AbstractThis thesis analyzes the performance, performance persistence and fund flows for samples of both domestic and international equity unit trusts (mutual funds) using a new specially constructed dataset consisting of 650 UK domestic equity unit trusts and 627 UK-based international equity unit trusts over a sample period from January 1998 to March 2015. The comparative analysis between domestic and overseas investments provides new evidence on the mutual savings market in the UK and incorporates the effects of the financial crisis post-2008. The thesis contributes to the existing literature by providing empirical evidence on the two-step flow-performance relationship outlined in Berk and Green (2004) model for UK domestic and international mutual funds.
We find little evidence that UK domestic and international equity mutual funds earn positive abnormal returns on a risk-adjusted basis across a range of investment objectives and across many alternative benchmarks. Neither UK domestic mutual fund managers nor international mutual fund managers have the ability to time the market, nor generate positive alphas in recessions and post the 2008 financial crisis. To the extent that manager skill exists in UK mutual funds, they are limited to a smaller number of funds.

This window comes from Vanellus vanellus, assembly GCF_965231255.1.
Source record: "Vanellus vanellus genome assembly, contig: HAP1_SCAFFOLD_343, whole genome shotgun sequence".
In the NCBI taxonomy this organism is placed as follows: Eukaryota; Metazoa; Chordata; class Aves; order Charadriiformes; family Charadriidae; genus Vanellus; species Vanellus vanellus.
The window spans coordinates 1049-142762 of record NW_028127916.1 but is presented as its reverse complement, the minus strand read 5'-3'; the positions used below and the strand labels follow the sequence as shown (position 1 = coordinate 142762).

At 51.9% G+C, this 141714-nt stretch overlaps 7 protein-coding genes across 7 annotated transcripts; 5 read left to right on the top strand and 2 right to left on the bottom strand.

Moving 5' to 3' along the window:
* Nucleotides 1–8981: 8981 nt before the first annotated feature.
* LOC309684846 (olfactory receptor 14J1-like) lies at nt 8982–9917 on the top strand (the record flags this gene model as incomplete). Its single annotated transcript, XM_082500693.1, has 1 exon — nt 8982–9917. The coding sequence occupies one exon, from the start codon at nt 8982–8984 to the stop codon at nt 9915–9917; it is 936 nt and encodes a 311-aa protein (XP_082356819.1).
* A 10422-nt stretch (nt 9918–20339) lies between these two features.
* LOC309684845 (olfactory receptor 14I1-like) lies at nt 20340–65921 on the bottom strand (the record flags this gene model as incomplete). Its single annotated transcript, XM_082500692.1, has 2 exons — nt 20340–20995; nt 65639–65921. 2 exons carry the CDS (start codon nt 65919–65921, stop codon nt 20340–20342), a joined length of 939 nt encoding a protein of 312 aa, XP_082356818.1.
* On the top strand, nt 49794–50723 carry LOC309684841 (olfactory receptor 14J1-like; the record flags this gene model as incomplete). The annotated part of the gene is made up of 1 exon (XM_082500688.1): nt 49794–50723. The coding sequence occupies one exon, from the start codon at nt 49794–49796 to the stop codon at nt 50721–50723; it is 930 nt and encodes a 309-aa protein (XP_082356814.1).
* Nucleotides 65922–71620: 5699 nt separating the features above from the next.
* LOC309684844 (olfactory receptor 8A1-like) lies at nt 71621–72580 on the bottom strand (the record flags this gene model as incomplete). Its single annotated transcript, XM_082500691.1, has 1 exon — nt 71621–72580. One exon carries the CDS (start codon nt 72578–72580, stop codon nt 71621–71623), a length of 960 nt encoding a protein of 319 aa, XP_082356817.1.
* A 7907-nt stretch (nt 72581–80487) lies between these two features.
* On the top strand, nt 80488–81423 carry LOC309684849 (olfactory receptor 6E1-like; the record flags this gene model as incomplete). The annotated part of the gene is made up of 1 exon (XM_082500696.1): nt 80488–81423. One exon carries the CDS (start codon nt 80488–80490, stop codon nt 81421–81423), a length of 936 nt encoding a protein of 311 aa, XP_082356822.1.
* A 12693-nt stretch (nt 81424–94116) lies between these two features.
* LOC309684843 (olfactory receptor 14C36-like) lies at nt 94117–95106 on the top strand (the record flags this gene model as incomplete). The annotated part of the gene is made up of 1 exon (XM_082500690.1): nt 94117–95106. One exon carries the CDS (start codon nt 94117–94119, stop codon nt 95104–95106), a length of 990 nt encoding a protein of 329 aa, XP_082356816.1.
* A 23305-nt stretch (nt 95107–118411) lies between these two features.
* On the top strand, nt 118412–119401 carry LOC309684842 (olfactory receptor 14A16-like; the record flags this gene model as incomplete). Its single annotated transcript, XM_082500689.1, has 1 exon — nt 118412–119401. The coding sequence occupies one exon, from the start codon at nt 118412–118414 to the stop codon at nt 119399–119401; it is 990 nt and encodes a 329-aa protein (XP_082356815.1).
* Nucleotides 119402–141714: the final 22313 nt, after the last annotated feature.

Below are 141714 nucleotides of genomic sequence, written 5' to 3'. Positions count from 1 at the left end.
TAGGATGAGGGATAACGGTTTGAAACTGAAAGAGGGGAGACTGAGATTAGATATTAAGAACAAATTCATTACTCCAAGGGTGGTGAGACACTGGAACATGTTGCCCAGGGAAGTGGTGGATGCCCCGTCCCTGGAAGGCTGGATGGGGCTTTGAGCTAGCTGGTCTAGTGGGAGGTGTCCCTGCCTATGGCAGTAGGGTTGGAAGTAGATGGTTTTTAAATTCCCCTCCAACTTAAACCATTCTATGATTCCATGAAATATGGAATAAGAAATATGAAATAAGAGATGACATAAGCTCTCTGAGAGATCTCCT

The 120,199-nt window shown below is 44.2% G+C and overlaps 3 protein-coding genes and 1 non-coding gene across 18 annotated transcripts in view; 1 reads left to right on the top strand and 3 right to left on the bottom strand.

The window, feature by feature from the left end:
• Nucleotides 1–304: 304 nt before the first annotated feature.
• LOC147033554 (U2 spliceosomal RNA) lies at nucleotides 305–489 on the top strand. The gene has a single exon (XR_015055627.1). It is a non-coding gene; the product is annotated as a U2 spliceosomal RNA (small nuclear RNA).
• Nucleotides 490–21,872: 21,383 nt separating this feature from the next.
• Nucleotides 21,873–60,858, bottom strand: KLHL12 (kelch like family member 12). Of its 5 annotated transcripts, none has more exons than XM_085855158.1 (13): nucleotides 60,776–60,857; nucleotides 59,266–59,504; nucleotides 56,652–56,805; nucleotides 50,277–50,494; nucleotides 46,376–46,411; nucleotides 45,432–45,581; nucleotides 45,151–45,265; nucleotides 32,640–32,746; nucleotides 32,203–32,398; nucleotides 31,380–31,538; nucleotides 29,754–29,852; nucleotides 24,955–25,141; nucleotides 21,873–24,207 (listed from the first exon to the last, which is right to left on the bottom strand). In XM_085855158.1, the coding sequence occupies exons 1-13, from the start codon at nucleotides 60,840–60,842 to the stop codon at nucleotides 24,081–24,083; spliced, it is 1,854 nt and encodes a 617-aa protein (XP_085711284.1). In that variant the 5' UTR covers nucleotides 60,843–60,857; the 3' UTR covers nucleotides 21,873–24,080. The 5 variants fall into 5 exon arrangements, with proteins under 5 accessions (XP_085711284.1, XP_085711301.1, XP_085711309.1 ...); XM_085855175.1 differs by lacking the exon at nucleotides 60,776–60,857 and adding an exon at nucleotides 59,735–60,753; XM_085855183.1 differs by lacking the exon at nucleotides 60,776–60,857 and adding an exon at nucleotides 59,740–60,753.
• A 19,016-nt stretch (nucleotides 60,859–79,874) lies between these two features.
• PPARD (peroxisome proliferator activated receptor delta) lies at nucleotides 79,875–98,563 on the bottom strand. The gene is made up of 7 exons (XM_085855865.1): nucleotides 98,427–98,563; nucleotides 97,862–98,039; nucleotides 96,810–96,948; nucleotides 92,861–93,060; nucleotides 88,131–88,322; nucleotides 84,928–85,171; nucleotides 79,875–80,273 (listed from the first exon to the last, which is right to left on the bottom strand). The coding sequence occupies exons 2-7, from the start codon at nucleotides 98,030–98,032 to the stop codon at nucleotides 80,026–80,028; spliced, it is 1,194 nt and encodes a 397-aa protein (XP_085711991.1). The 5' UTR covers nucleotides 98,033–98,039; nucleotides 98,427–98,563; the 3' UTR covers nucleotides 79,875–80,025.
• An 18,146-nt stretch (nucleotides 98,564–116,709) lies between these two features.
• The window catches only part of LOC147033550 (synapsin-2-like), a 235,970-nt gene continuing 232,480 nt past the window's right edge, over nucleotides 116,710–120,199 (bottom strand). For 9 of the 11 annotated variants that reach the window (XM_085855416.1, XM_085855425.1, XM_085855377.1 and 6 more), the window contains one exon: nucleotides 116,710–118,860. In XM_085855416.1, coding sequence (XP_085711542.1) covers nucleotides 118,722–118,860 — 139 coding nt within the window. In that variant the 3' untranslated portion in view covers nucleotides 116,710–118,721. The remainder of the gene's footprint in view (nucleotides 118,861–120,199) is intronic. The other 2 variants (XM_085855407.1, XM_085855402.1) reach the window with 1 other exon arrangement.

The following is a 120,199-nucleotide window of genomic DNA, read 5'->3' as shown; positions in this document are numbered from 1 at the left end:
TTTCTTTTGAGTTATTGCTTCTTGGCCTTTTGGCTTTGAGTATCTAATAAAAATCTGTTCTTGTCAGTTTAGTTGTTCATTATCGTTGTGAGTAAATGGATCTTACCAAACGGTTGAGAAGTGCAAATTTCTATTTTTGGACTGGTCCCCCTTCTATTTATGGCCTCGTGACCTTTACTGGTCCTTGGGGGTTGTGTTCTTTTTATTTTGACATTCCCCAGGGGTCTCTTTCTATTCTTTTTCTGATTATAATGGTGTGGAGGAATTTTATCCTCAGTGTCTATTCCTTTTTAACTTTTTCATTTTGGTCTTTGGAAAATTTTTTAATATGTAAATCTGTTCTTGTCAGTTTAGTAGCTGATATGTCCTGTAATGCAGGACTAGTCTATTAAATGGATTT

The flow-performance relationship has stronger convexity for the best performing UK domestic funds compared with international mutual funds. In comparison to domestic investor flows, international fund flows are more sensitive to risk-adjusted returns than raw returns, especially the most recent risk-adjusted performance. There is evidence that search costs affect the flow-performance sensitivity for UK domestic and international mutual funds when they are proxied by fund fees and fund family size. The impact concentrate on funds in certain performance ranges, that is, the bottom quintile and middle three quintiles, rather than all performance ranges.
We find evidence of performance persistence for UK domestic equity unit trusts at the short horizon of one month and some evidence of performance persistence for international equity mutual funds at intermediate term horizons. Long-term persistence in underperformance is also evidenced for UK domestic funds. Our results from testing for the existence of the equilibrating mechanism of fund flows outlined in Berk and Green (2004) suggests that at the one-year horizon, fund flows reduce performance persistence in UK domestic unit trusts However, we find no evidence that fund flows affect performance persistence in UK-based international equity mutual funds.
|Date of Award||1 May 2019|
|Supervisor||Ian Tonks (Supervisor) & Christos Ioannidis (Supervisor)|